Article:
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Charm Offensive: How China's Soft Power Is Transforming the World (A New Republic Book) [Paperback]

Joshua Kurlantzick
4.1 out of 5 stars  See all reviews (8 customer reviews)

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Book Description

May 27, 2008 0300136285 978-0300136289
At the beginning of the twenty-first century, China is poised to become a major global power. And though much has been written of China’s rise, a crucial aspect of this transformation has gone largely unnoticed: the way that China is using soft power to appeal to its neighbors and to distant countries alike.
This book is the first to examine the significance of China’s recent reliance on soft power—diplomacy, trade incentives, cultural and educational exchange opportunities, and other techniques—to project a benign national image, position itself as a model of social and economic success, and develop stronger international alliances. Drawing on years of experience tracking China’s policies in Southeast Asia, Latin America, and Africa, Joshua Kurlantzick reveals how China has wooed the world with a "charm offensive" that has largely escaped the attention of American policy makers.
Beijing’s new diplomacy has altered the political landscape in Southeast Asia and far beyond, changing the dynamics of China’s relationships with other countries. China also has worked to take advantage of American policy mistakes, Kurlantzick contends. In a provocative conclusion, he considers a future in which China may be the first nation since the Soviet Union to rival the United States in international influence.

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Editorial Reviews

Review

"'This book is about two things: the rise in China's utilization of its growing soft power, but also a vacuum of soft power and influence an emasculated United States is leaving. While many authors would gravitate toward only one of these two aspects, Kurlantzick is able to weave both together, and we are the better because of his ability to do so.' Benjamin A. Shobert, Asia Times 'Kurlantzick's book will jolt you awake.' Martha Bayles, Wall Street Journal 'China is winning friends and influencing people around the world almost as fast as the United States is doing the opposite. This is a significant change, and Kurlantzick may be the first journalist to draw proper attention to it... Charm Offensive is intelligent, important, and more than a little disquieting... Kurlantzick has picked up on something crucial about China today, and it's time the rest of us took notice.' T. A. Frank, Washington Monthly"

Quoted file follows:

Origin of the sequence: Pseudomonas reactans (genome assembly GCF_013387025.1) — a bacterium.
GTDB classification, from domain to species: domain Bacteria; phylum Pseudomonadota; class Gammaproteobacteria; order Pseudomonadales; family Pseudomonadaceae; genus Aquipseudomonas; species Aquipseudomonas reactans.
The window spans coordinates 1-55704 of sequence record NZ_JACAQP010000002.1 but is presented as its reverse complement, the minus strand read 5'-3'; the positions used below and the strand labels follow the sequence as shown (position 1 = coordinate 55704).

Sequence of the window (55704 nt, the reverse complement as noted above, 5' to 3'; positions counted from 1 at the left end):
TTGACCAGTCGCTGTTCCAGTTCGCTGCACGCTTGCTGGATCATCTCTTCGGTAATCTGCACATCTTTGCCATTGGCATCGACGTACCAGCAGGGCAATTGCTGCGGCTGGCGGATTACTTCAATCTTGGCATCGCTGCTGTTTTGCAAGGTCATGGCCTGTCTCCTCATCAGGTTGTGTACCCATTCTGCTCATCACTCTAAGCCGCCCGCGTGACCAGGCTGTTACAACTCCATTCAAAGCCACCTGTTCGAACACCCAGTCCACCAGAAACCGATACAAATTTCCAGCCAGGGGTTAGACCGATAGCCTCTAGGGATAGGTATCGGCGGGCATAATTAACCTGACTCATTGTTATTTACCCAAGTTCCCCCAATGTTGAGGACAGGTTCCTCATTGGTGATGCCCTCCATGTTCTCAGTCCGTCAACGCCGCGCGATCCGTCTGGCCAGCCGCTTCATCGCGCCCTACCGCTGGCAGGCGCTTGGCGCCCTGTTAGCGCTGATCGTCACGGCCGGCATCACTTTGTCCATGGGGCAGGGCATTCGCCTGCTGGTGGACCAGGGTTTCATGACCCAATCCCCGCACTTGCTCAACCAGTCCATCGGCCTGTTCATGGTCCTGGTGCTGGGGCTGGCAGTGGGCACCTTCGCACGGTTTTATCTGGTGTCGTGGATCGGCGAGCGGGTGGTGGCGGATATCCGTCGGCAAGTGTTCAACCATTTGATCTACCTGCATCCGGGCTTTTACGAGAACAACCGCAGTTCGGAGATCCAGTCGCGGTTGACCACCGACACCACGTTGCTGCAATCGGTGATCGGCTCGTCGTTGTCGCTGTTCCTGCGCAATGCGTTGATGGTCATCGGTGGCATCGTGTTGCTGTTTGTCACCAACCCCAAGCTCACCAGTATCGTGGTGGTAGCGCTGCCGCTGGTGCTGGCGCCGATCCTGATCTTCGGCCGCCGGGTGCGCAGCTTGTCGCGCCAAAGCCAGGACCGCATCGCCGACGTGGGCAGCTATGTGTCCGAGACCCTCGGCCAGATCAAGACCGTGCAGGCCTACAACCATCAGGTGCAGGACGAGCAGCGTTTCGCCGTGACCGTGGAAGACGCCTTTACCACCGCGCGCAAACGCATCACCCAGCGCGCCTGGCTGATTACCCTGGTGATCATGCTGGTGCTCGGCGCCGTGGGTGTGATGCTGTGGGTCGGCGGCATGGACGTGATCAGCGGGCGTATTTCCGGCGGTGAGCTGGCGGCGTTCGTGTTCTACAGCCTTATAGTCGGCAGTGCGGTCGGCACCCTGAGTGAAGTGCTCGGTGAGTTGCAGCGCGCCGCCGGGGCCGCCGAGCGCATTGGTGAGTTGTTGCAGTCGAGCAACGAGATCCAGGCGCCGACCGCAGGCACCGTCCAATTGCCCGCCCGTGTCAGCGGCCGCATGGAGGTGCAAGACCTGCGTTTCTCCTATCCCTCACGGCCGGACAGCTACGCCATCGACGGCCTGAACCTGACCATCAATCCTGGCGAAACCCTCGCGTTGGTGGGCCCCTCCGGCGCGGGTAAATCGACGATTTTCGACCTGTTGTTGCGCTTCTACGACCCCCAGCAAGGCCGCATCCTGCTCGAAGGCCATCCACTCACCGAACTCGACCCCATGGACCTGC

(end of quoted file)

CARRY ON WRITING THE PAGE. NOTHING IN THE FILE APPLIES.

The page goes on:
About the Author

Joshua Kurlantzick is special correspondent for the New Republic and visiting scholar at the Carnegie Endowment for International Peace. He has covered Southeast Asia and China as a correspondent for U.S. News and World Report and The Economist, and his writings on Asia have appeared in Foreign Affairs, the New York Times Magazine, and many other publications.

Product Details

  • Series: A New Republic Book
  • Paperback: 320 pages
  • Publisher: Yale University Press (May 27, 2008)
  • Language: English
  • ISBN-10: 0300136285
  • ISBN-13: 978-0300136289
  • Product Dimensions: 8.3 x 5.9 x 0.8 inches
  • Shipping Weight: 12.6 ounces (View shipping rates and policies)
  • Average Customer Review: 4.1 out of 5 stars  See all reviews (8 customer reviews)
  • Amazon Best Sellers Rank: #1,237,129 in Books (See Top 100 in Books)

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Customer Reviews

4.1 out of 5 stars
(8)
4.1 out of 5 stars
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Most Helpful Customer Reviews
9 of 10 people found the following review helpful
Format:Paperback
This is the first book that has dared to suggest that China understands and has been effectively exercising soft power around the world. If this is a notion novel to you, then you will want to read this book. The author has performed a service by carefully and comprehensively documenting where and how China has been operating in the 3rd world. It should be a real eye opener to most readers who have not been following China.

While the author was indefatigable in chasing down every Chinese acitivity in remote areas of the world and describing them with careful fidelity, he was less successful in remaining objective as he drew his conclusions. The tone frequently hint at something negative on the underside of the Chinese even if not verified by his data. He seemed unable to give China full credit for whatever they are doing right. The book seemed full of tentative "yes, but" conclusions that I found frustrating. If there was a dark side to China's international relations, I wish the author would simply say so and back it up with his otherwise careful research.